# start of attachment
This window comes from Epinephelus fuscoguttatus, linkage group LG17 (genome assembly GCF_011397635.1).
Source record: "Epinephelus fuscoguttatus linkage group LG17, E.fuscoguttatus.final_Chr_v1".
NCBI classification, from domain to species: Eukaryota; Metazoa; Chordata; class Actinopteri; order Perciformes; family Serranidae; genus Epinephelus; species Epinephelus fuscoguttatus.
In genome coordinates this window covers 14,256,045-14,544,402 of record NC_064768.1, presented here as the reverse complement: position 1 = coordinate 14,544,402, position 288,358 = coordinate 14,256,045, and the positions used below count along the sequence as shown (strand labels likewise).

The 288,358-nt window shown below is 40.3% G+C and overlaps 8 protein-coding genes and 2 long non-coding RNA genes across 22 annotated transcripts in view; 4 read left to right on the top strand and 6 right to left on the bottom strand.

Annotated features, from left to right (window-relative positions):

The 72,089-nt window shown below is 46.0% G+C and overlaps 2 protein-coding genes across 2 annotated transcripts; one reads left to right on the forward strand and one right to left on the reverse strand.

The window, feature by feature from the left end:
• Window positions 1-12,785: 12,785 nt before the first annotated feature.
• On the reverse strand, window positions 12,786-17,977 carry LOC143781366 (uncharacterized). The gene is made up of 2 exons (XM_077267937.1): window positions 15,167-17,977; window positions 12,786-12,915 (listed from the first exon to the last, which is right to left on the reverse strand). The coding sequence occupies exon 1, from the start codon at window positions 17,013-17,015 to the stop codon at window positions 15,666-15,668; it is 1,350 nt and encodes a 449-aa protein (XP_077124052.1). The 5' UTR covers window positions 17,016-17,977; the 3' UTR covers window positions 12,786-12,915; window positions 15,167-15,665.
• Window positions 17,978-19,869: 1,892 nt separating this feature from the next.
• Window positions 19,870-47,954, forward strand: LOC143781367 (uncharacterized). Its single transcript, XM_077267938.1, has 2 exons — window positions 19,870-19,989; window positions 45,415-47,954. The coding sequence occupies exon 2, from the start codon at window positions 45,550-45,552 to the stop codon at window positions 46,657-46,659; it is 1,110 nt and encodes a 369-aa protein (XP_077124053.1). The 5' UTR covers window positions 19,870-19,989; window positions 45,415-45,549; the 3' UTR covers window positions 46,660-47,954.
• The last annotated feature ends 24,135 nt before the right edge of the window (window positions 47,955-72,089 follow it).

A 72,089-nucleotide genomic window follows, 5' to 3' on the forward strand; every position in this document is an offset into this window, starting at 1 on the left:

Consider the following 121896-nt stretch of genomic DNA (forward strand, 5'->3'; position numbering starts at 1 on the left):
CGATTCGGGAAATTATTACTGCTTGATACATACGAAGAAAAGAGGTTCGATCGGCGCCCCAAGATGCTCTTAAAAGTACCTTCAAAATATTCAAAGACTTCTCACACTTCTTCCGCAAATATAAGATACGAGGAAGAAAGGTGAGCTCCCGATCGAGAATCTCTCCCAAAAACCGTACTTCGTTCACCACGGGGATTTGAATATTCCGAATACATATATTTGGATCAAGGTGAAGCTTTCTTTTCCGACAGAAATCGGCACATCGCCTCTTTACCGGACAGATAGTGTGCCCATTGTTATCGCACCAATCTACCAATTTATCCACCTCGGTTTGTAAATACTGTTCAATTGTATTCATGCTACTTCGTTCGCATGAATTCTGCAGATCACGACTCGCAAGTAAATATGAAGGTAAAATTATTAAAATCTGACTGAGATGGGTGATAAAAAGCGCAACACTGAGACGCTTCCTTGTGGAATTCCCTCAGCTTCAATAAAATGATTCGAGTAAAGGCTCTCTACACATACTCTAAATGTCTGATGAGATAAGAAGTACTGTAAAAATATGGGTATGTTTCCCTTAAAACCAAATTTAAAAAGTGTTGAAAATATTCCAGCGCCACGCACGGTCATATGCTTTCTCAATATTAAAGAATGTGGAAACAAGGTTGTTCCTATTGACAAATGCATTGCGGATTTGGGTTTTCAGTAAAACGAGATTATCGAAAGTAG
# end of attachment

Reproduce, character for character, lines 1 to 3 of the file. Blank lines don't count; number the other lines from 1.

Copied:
This window comes from Epinephelus fuscoguttatus, linkage group LG17 (genome assembly GCF_011397635.1).
Source record: "Epinephelus fuscoguttatus linkage group LG17, E.fuscoguttatus.final_Chr_v1".
NCBI classification, from domain to species: Eukaryota; Metazoa; Chordata; class Actinopteri; order Perciformes; family Serranidae; genus Epinephelus; species Epinephelus fuscoguttatus.